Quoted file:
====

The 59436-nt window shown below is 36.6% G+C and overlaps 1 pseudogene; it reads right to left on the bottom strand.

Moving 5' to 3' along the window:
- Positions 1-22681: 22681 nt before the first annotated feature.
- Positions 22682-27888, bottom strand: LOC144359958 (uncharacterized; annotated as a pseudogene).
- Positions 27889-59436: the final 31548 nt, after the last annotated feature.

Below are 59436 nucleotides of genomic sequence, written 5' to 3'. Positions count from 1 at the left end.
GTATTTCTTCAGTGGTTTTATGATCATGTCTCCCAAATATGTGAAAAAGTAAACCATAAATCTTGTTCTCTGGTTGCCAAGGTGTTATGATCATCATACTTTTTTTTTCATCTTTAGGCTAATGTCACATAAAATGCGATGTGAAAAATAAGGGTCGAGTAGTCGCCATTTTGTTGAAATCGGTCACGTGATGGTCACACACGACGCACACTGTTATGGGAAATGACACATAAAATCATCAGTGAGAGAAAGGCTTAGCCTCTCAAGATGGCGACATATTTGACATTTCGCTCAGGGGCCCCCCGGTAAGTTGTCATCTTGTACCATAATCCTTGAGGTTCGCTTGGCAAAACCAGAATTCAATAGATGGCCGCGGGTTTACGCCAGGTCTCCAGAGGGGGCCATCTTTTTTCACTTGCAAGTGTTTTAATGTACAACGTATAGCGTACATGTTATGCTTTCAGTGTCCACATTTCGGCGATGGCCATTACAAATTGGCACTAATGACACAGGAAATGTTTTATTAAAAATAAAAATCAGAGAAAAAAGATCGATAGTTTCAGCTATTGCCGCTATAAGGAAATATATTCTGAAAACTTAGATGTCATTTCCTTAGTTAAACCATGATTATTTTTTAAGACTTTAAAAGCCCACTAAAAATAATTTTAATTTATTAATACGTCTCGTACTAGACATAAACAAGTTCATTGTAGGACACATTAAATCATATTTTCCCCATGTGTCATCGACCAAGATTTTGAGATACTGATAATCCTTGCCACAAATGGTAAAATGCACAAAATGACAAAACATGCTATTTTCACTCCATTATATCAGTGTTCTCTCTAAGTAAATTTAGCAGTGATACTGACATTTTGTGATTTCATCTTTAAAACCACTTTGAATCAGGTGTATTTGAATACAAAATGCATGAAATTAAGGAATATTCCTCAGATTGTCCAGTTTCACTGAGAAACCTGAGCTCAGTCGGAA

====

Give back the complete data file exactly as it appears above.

The 59436-nt window shown below is 36.6% G+C and overlaps 1 pseudogene; it reads right to left on the bottom strand.

Moving 5' to 3' along the window:
- Positions 1-22681: 22681 nt before the first annotated feature.
- Positions 22682-27888, bottom strand: LOC144359958 (uncharacterized; annotated as a pseudogene).
- Positions 27889-59436: the final 31548 nt, after the last annotated feature.

Below are 59436 nucleotides of genomic sequence, written 5' to 3'. Positions count from 1 at the left end.
GTATTTCTTCAGTGGTTTTATGATCATGTCTCCCAAATATGTGAAAAAGTAAACCATAAATCTTGTTCTCTGGTTGCCAAGGTGTTATGATCATCATACTTTTTTTTTCATCTTTAGGCTAATGTCACATAAAATGCGATGTGAAAAATAAGGGTCGAGTAGTCGCCATTTTGTTGAAATCGGTCACGTGATGGTCACACACGACGCACACTGTTATGGGAAATGACACATAAAATCATCAGTGAGAGAAAGGCTTAGCCTCTCAAGATGGCGACATATTTGACATTTCGCTCAGGGGCCCCCCGGTAAGTTGTCATCTTGTACCATAATCCTTGAGGTTCGCTTGGCAAAACCAGAATTCAATAGATGGCCGCGGGTTTACGCCAGGTCTCCAGAGGGGGCCATCTTTTTTCACTTGCAAGTGTTTTAATGTACAACGTATAGCGTACATGTTATGCTTTCAGTGTCCACATTTCGGCGATGGCCATTACAAATTGGCACTAATGACACAGGAAATGTTTTATTAAAAATAAAAATCAGAGAAAAAAGATCGATAGTTTCAGCTATTGCCGCTATAAGGAAATATATTCTGAAAACTTAGATGTCATTTCCTTAGTTAAACCATGATTATTTTTTAAGACTTTAAAAGCCCACTAAAAATAATTTTAATTTATTAATACGTCTCGTACTAGACATAAACAAGTTCATTGTAGGACACATTAAATCATATTTTCCCCATGTGTCATCGACCAAGATTTTGAGATACTGATAATCCTTGCCACAAATGGTAAAATGCACAAAATGACAAAACATGCTATTTTCACTCCATTATATCAGTGTTCTCTCTAAGTAAATTTAGCAGTGATACTGACATTTTGTGATTTCATCTTTAAAACCACTTTGAATCAGGTGTATTTGAATACAAAATGCATGAAATTAAGGAATATTCCTCAGATTGTCCAGTTTCACTGAGAAACCTGAGCTCAGTCGGAA